Juggling time zones for work? These tools can help

Photo: Bloomberg
Photo: Bloomberg

Summary

Scheduling messages and getting a good world-clock app make all the difference

There’s one skill all remote workers, workcation-ers, frequent travelers and, frankly, anyone with co-workers in other states or countries must have: the ability to navigate multiple time zones.

It’s one I exercise daily. I’m currently based in Paris. My editor is in New York. My family is in California. I am constantly asking myself: What time is it for them right now? Are they awake? Will this midnight message get lost in their morning deluge?

To manage the never-ending time warp that is my life, I have a small army of clever clock apps. I’ve also learned more about hidden settings in Slack, Gmail and other tools. I now organize meetings and schedule messages to land at times when my co-workers are online. I also plan ahead so notifications don’t disturb me while I’m fast asleep.

Here are some of my essential tech tools for chaos-free communicating across time zones.

Converting time zones

On desktop: Time is complicated. My favorite world-clock website, World Time Buddy, makes it simpler. Unlike other online clocks, its interface is clean and minimal.

First, add different cities. World Time Buddy stacks hour-by-hour views of each location, so you can easily see that, say, noon for you is 6 p.m. in Paris. Working hours (8 a.m. to 5 p.m. local time) are highlighted in yellow, while off-hours are marked in blue. If you create a free account, you can overlay events from your calendar on top of the timelines, making it easier to find a time to meet. The best feature? You can use the site to quickly create an event in Google Calendar, Outlook or iCal. It can even copy the times to your clipboard.

I keep the World Time Buddy website tab pinned in my browser so it’s always open on my laptop. (In Safari or Chrome, press Control and click on the site tab, then select “pin.")

On mobile: World Time Buddy offers an app for iOS and Android, which I use for converting time on the go. However, the iOS version doesn’t come with a home-screen widget. (The Android version does, and it’s excellent.)

On an iPhone, the World Clock Time Widget app can display different times across different locations. Since it’s visible on your home screen, you don’t have to open the app. A color-coded label denotes whether it’s daytime or nighttime for that city. (More about iOS home-screen widgets here.)

There’s also a quick way to check time zones on your lock screen—what you see before even unlocking your device—if you have iOS 16 or newer installed. In the iPhone’s own world clock, add your desired locations. Then go to your phone’s lock screen and long-press it. A Customize option will appear, which will allow you to add the Clock widget.

In Google Calendar: In Google Calendar settings, go to Language and region. Under Time Zone, enable “Display secondary time zone." In the calendar’s single-day view, you’ll be able to see your hour-by-hour agenda in two time zones, which makes finding time for meetings much easier.

In the same settings page, enable “Show world clock." This setting will display times for various locations in the left column, with sun and moon denoting day and night.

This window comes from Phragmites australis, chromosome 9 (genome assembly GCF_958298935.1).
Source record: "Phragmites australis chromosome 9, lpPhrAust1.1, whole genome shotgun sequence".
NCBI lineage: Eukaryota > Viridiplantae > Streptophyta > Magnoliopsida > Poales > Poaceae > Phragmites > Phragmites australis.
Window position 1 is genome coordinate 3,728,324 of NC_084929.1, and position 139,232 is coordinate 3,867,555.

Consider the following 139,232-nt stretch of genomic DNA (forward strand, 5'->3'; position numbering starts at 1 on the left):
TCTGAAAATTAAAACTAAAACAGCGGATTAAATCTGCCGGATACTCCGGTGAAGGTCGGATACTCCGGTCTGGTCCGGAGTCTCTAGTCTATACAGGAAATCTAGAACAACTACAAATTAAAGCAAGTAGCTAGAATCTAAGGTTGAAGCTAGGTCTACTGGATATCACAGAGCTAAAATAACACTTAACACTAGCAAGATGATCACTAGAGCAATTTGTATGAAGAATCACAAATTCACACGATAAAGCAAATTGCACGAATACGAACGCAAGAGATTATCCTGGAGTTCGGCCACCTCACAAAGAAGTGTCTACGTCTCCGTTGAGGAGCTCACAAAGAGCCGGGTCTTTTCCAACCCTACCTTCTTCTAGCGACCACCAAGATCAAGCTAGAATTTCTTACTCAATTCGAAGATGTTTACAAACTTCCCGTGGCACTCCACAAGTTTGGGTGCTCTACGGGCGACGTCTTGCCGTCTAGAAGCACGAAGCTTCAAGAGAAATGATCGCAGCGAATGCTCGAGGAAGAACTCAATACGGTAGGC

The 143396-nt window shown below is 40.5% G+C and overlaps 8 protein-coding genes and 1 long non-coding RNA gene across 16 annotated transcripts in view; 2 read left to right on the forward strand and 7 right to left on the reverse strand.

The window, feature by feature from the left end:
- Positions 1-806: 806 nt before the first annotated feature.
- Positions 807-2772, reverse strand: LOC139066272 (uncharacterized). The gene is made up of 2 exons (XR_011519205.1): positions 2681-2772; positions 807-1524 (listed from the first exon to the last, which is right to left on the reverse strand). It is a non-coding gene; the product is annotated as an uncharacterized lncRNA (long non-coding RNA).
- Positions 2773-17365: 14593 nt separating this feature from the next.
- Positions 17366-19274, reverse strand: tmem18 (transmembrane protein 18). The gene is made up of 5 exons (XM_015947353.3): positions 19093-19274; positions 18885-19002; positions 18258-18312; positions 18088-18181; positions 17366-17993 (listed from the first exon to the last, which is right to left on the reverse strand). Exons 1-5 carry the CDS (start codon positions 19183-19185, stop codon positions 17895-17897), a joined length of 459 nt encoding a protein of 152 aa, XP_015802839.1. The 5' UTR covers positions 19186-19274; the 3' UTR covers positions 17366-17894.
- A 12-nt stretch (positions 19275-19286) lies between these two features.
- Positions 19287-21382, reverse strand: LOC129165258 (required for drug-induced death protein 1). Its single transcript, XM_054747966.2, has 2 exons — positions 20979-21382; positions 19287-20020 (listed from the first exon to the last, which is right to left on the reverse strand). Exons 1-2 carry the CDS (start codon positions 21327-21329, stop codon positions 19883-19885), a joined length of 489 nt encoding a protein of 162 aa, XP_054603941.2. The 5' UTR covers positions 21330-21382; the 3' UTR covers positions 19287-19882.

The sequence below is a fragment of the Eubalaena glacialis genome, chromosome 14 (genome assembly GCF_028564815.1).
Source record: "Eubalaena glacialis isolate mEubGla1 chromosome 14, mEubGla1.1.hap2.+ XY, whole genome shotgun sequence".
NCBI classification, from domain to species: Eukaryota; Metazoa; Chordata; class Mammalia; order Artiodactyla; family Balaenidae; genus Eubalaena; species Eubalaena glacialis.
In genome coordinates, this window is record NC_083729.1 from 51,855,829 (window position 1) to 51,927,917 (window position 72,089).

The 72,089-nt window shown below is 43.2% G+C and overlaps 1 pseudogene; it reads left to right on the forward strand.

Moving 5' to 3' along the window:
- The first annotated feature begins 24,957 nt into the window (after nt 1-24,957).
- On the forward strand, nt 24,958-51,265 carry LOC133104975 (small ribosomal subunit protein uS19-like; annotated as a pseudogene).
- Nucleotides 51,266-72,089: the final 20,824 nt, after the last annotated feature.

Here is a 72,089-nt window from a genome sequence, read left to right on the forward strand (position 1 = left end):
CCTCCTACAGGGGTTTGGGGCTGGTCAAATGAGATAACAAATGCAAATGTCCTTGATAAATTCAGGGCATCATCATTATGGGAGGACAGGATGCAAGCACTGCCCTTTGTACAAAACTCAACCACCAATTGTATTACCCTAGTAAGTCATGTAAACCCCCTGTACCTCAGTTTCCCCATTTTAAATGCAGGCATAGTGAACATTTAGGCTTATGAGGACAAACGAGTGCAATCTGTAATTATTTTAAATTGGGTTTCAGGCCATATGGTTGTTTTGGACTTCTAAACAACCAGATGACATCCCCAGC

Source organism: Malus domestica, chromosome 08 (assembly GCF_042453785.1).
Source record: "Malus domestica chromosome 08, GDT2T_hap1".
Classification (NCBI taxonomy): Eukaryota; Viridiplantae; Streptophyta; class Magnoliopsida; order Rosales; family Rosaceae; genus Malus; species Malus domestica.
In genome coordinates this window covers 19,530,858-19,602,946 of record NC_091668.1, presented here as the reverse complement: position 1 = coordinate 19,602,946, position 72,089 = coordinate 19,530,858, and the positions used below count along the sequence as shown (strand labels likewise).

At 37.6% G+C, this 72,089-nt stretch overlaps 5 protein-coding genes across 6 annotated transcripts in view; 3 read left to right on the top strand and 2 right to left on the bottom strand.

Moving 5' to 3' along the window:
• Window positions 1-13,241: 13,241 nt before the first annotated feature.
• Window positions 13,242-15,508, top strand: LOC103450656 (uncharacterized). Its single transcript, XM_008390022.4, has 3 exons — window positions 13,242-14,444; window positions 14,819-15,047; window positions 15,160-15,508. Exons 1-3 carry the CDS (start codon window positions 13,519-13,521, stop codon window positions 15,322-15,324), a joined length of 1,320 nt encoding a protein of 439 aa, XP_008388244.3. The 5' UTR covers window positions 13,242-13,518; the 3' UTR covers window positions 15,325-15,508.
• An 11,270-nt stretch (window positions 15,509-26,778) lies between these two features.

You can also set working hours in your local time, which will alert people who try to invite you to a meeting outside of that time frame.

On Slack: This is a little feature I use constantly: Click on someone’s profile to see their local time. If you work in a distributed company, consider Team Time Zone, a paid Slack integration (starting at $9 a month) providing a helpful dashboard of each team member’s time zone.

Scheduling messages

Your colleagues are more likely to open notes they receive when they’re awake. Here’s how to send messages when you want them to be read.

Gmail: On desktop, when composing a message, click the down arrow next to Send to select a date and time. On mobile, tap the three dots in the top right corner to schedule the email. (Note: the times are your local time, not your recipient’s.) You can review scheduled emails in your Outbox folder.

When I receive important messages late in the evening, I find it helpful to resurface them in the morning. When viewing an email, press the clock icon to “snooze" it. This puts the note at the top of your inbox at your specified time.

Outlook: When composing, select the More Options arrow, then under Delivery options, select “Do not deliver before" and specify a date and time.

Slack: On desktop, click the down arrow next to the send icon. On mobile, long press the send icon. (Slack provides both your time and the recipient’s time.)

To reup Slack messages received when you’re trying to sign off, click the three dots then select “Remind me about this."

Communicating your time zone

Making other people aware of your time zone can be just as helpful. I like to put mine in my email signature, with a link to a Google results page of the current time.

For finding a time to meet, the popular scheduling app Calendly shows your availability in the recipient’s local time. Make sure to set your working hours. If your company uses Google services, you can create a similar appointment-booking page in Google Calendar. Just be aware of the etiquette around sending people your scheduling links.

There will inevitably be moments when you’re fast asleep, or just sitting down for dinner, and someone will mistakenly ring, email or text. For those times, set up a Do Not Disturb schedule. You can customize these for iOS and Android, so you can enjoy downtime, wherever you are.

After all, you can’t work your full day, then clock back in for theirs!

 

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